For divers, the islands of Hawaii are unique in the Pacific Ocean because the volcanic archipelago offers dramatic underwater topography like no other island chain in the region.
It’s no wonder, then, that Hawaii ranked No. 1 in our Top 100 Readers Choice awards for Best Overall Dive Destination. And of the eight sister islands, none offers the variety of underwater experience Maui does, which garnered top-five merits for its shore diving, wall diving, beginner diving, visibility and underwater photography. From the lava tube caverns of Lanai to the pinnacles and arches of south Maui, the submerged architecture of Maui County is worth the trip, not to mention the secret manta cleaning stations, host of endemic species, world-class shore diving and World War II-era aircraft.
For decades this amazing combination has inspired divers to visit, and motivated our readers to cast their votes for Maui in a variety of categories since the Top 100 survey began.
Water Sports for All
The Hawaiian islands as a group were voted the No. 1 Best Overall Dive Destination, a category that takes in every aspect of a destination. What does Maui offer besides diving? No matter what sort of aquatic adventure you crave, Maui has you covered. This waterman’s playground offers world-class surfing, wind surfing, kiteboarding, spearfishing, snorkeling, cliff jumping, waterfall-pool frolicking and more. If your goal is to stay wet for your entire vacation and pump as much adrenaline through your veins as possible, book a fight immediately.
Maui’s best dive sites are technically on the neighboring island of Lanai. Along with Sharkfin Rock, Barge Harbor and Lighthouse, Lanai’s signature sites are a pair of lava-tube caverns called First and Second Cathedral. Architectural volcanic structures form a winding labyrinth with stunning skylights that stream sunlight into the dark rooms with dramatic effect.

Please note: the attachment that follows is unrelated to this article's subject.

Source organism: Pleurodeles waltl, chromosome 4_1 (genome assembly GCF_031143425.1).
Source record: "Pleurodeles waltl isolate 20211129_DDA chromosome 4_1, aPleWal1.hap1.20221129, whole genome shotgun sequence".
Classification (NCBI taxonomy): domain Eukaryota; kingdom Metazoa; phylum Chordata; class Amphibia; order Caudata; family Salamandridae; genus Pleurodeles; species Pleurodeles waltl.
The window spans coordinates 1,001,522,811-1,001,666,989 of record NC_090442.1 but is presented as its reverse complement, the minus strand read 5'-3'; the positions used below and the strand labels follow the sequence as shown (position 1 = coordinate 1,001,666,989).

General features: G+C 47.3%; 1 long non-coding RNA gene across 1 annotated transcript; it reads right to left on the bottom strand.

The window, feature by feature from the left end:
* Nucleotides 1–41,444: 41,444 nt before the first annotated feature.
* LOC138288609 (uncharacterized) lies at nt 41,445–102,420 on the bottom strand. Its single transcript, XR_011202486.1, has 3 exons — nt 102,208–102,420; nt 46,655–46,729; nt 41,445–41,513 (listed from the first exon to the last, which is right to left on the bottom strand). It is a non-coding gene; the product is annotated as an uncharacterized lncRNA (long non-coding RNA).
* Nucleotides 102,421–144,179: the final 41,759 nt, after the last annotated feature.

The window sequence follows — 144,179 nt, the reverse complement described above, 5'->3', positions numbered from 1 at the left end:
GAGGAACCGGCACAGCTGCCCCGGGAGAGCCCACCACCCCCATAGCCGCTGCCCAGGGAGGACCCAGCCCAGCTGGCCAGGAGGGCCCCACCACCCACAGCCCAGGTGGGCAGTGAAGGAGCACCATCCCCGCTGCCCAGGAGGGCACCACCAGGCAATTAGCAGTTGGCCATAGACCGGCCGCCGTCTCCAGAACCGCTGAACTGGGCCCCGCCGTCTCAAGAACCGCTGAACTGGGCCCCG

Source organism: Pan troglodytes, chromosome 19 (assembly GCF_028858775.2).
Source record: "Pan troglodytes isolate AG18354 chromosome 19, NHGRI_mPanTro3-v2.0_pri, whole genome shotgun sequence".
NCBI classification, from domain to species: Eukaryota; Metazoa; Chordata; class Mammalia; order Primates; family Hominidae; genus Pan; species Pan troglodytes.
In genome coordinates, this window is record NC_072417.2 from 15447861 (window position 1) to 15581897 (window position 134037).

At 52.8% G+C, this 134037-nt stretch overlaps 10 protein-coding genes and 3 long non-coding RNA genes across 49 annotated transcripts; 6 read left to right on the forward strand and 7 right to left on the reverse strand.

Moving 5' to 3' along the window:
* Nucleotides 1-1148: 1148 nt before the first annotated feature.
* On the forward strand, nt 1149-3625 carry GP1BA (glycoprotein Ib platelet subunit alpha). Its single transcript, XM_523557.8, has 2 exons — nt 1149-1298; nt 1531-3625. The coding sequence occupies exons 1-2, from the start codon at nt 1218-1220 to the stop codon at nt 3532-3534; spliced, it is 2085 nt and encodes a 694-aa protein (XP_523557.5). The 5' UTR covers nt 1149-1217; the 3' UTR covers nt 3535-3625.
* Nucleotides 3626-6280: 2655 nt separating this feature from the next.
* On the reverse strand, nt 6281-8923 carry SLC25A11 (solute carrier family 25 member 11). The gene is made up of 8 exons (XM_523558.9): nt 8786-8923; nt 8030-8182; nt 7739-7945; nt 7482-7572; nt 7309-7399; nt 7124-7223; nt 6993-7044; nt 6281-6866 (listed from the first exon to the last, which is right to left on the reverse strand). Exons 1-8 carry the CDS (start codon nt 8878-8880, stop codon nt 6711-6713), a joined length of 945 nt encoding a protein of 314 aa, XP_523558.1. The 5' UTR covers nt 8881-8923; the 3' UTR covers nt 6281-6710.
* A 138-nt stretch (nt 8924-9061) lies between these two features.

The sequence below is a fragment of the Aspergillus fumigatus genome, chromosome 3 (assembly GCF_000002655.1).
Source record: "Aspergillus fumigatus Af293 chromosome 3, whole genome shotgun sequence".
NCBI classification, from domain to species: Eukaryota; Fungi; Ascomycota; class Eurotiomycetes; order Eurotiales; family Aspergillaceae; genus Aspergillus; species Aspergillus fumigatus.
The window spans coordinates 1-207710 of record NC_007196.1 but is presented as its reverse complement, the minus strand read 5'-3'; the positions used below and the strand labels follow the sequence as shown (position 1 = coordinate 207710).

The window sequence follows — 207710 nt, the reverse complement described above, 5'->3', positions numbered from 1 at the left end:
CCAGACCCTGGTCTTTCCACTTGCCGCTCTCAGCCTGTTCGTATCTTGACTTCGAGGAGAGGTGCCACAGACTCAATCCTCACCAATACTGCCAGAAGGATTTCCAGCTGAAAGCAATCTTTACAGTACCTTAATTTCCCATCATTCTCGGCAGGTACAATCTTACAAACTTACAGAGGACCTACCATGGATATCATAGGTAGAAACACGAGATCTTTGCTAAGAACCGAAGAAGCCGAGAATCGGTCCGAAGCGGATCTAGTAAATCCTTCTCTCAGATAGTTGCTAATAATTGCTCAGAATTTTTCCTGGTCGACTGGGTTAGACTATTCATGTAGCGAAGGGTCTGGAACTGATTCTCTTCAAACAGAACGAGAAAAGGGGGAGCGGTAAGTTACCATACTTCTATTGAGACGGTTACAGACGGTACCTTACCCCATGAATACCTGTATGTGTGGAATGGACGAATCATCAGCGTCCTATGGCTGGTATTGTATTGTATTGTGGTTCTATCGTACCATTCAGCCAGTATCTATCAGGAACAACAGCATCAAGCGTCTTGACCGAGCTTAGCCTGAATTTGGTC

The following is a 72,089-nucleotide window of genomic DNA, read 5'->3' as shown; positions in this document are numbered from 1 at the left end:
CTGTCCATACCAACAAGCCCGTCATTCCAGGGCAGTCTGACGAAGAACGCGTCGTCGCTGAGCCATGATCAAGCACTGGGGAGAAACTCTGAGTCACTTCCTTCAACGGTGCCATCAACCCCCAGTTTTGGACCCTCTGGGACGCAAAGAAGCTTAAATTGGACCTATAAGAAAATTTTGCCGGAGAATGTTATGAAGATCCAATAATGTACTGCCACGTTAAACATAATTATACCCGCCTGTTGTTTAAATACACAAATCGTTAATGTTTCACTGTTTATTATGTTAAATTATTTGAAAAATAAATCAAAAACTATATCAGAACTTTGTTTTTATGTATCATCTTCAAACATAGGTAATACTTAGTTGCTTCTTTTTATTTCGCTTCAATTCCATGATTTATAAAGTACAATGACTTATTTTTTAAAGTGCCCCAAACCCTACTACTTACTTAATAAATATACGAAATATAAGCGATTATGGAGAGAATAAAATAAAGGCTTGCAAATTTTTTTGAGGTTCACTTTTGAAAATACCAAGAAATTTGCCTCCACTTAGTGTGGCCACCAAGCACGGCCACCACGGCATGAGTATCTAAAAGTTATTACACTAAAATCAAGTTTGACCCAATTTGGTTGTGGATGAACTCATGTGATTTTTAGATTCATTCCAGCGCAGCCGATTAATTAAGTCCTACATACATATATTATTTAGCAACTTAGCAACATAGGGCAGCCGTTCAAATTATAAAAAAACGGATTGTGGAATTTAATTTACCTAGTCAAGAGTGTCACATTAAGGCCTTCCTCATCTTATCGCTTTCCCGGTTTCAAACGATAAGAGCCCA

A strong south swell can make the sites undivable with dangerous surge, but when conditions align, both sites are world class — especially when one of the island’s resident monk seals decides to rocket through the cavern unannounced. Maui notched one of the Top Five spots for underwater photography in the North America and USA region, and the Cathedrals are two reasons why — they’re tailor-made for creating atmospheric photos.
Watching the sunrise erupt into the rust-colored crater of Haleakala is an otherworldly experience that is not to be missed. The dormant volcano is a national park that offers stunning views of the Valley Island during the day too. (At an elevation higher than 10,000 feet, this adventure is best scheduled at the beginning of your Maui scuba mission, or at least 24 hours after diving.)
The remnants of the ruined Lahaina Pier, destroyed in 1992 by Hurricane Iniki, have created one of Maui’s best shore dives. With heaps of hiding spots for cool macro critters and napping green sea turtles, the train of coral-encrusted rubble is a local favorite thanks to prolific marine life and cool swim-throughs. Some dive-boat operators offer this spot as a night dive, which can be very exciting with hunting conger eels, octopuses and whitetip sharks. (Attempting the sketchy shore entry in darkness is ill-advised.) Readers listed a host of west-coast shore dives — from La Perouse Bay and Makena Landing in the south to Black Rock in the north — in voting the Valley Isle No. 1 in shore diving in its region.